building that bridge, I said, "I'd like to see that water over that bridge. I was over at the house and couldn't get across and I said, "Water did get clean over that bridge and the bannister—just running level across." So whenever we went over there to help clean up, Mr. Jordan came down by there and says, "Ain't they wasting them brooms?" And I said, "They sure god are." They would walk down there with two brooms and out the door they'd go; brooms and all—stole them. They put me out on the spooler and I'd try my best to make the other man some money if I was going to try to get some myself. Before they sold I went to—I was talking to Miss Alice McLean and I told her they were throwing away stuff on that spooler down there that is a whole lot better than the stuff they are buying and putting in there now. Them little bearings in each end of the cheese cores—they would knock them out and put new ones in there, and they were just as rough as they could be. I was working with Cannon in Graham. I came down there one day and Frank Hanks was knocking them bearings out throwing them in the trash can; putting new ones in. I picked up two where he had just throwed in there and washed them off with varsol, put a little grease back in them—take your finger and roll them around and they were just as smooth. You take the new ones and put grease on them and they were rough. I told Miss Alice, "They are throwing away more money over there at Sellers Manufacturing Co.; the old stuff is wayyonder better than the new stuff they're putting in. And they went over the whole spooler now, and done that—knocked them all out and put new ones in.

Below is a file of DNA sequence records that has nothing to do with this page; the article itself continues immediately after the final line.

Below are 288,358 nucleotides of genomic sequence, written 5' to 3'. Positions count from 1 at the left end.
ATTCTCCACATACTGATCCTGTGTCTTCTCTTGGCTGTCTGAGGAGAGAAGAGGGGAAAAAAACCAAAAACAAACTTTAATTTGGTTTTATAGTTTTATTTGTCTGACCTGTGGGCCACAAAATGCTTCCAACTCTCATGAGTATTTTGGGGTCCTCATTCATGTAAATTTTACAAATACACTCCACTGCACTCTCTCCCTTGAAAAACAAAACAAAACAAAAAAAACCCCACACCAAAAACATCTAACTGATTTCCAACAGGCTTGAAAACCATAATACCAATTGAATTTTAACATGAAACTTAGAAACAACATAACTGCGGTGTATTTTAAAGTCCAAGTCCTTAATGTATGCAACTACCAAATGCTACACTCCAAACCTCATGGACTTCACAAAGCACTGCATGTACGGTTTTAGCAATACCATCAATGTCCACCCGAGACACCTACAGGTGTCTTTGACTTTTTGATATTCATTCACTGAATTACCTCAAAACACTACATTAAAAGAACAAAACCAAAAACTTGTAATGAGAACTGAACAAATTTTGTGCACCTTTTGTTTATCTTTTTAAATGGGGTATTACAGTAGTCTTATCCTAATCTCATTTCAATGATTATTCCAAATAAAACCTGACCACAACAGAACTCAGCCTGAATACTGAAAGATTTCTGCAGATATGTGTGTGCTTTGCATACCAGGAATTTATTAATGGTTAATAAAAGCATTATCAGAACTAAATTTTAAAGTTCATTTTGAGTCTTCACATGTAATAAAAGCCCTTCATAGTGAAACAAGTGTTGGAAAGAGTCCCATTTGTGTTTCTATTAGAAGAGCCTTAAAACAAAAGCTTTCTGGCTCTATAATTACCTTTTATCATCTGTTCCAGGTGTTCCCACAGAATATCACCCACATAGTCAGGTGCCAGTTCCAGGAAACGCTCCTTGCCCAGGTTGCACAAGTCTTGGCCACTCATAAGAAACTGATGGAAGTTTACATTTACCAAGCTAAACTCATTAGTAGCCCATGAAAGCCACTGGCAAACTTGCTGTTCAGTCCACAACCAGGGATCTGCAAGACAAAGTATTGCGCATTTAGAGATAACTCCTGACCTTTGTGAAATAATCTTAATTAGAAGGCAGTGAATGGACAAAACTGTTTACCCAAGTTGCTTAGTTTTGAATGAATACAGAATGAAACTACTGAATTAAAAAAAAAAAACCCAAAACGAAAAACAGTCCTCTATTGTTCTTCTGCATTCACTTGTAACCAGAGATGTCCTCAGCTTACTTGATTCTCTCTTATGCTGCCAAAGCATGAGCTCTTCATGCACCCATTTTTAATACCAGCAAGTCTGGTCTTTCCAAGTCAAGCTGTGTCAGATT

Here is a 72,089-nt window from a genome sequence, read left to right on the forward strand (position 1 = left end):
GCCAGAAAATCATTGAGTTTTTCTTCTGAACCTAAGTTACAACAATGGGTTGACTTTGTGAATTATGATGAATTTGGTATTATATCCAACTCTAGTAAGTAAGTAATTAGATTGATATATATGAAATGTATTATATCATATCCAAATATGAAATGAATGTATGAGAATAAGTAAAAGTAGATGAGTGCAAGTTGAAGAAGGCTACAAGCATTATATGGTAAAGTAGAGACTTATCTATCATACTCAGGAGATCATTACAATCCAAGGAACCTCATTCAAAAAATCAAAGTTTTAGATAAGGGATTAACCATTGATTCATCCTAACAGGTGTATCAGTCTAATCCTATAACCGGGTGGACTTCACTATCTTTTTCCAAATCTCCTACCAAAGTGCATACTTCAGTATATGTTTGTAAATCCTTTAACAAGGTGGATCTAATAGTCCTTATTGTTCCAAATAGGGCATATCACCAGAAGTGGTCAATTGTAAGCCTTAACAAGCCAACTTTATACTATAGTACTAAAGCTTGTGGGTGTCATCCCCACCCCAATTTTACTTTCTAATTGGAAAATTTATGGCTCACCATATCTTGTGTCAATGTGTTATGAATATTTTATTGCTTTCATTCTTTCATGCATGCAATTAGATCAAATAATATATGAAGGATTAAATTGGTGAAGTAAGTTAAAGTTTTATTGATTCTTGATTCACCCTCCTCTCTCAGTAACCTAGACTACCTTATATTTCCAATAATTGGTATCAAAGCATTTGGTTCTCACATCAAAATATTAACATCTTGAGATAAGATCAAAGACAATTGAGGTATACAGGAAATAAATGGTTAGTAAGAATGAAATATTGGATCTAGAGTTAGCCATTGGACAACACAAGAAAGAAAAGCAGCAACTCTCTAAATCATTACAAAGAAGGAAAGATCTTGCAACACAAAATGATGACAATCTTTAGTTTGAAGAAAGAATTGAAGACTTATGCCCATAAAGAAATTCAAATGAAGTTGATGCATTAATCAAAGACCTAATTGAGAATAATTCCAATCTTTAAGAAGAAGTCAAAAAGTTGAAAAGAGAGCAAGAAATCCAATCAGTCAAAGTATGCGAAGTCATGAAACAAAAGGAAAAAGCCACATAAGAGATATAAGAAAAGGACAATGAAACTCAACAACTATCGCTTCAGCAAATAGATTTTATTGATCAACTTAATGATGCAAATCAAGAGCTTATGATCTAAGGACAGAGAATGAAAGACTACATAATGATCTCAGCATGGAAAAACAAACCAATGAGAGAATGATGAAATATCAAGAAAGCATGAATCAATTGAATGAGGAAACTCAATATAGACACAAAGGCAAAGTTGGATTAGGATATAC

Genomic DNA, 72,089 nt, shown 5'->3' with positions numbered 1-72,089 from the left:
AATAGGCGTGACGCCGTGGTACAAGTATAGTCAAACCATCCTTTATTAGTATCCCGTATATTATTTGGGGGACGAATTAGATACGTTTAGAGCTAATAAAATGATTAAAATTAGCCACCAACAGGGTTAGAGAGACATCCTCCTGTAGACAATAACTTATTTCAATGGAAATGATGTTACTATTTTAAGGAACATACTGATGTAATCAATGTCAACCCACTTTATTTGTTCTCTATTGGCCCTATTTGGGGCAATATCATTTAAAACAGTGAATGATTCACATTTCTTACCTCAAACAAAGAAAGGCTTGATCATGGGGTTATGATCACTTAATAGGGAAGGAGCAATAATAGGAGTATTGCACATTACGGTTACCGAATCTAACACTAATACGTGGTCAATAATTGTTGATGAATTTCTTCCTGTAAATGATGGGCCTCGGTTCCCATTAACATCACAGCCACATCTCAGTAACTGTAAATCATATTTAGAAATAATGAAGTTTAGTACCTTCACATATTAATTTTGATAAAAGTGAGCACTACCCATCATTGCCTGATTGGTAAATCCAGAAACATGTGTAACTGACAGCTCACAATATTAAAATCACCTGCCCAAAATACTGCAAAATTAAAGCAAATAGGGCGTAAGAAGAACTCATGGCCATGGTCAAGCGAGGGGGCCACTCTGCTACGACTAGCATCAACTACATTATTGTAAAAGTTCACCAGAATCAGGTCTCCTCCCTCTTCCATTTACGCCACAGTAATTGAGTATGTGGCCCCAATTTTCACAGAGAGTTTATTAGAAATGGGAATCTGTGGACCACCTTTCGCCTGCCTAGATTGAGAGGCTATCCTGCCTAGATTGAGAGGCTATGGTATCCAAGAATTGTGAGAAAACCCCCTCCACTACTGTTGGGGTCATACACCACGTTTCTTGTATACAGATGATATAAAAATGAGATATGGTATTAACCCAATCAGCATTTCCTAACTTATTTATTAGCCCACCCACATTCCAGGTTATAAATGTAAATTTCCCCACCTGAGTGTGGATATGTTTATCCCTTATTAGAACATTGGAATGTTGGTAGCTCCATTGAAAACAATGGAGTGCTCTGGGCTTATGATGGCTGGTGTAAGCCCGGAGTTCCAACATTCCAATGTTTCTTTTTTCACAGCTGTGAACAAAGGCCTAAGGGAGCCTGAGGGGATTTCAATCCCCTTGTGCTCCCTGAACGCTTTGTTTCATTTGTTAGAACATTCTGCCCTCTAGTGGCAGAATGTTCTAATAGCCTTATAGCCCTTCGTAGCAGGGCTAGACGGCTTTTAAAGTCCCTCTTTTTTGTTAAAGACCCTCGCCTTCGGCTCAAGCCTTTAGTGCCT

BEN BULLA:
What was the trouble: Did they just need oiling up?
THOMAS R. ELLINGTON:
No—what they'd do, they'd take them out—see they got nine

Page 19
spaces inside that cheese core and there is a bearing in each end. A little bearing just about as big as a half-dollar; the ball bearings in them are just about as big as BB shot or a little bigger. If one of them was running rough—you put your finger in there and if it was running rough, put a new one in, but if it was running around there smooth, it was just as good, if not better than the new ones that they were putting in there. They were rough. They stripped that whole spooler—and I told Harold Phillips what they were doing. They's send for me to come down there and fix the spooler—I'd go down and fix it—but they were taking and knocking these bearings out and throwing them away.
BEN BULLA:
Doc, let me ask you this. Did the employees in the mill criticize Mr. Jordan?
THOMAS R. ELLINGTON:
No, people in that mill really loved Mr. Jordan. I never heard anybody at all criticize him.
BEN BULLA:
When you bought your house, did he help you finance it in any way?
THOMAS R. ELLINGTON:
When I bought the house from him, he told Miss Alice to let me pay for it any way I wanted to—$5 a week. And that's the way I paid for it.
BEN BULLA:
Which house was that Doc?
THOMAS R. ELLINGTON:
It was the house that Harley Anderson build over there across from Mot Lindleys. They sold it to J. B. Kemp, and he left and went to Siler City. Mr. Jordan seen me out there one morning and said, "I heard you wanted to buy that house over yonder." I said, "Yeah, I'd like to have it, but I ain't got no money to pay you down on it." He said, "I didn't say anything about paying anything down on it." He took me in the office and told Miss Alice, "The Plumber is buying that

Page 20
house over yonder. He can pay for it like he wants to." Paid $5 a week—I had a stack of check stubs that high. Then I turned around and sold it—or gave it away. That's when I left and went to Thomasville.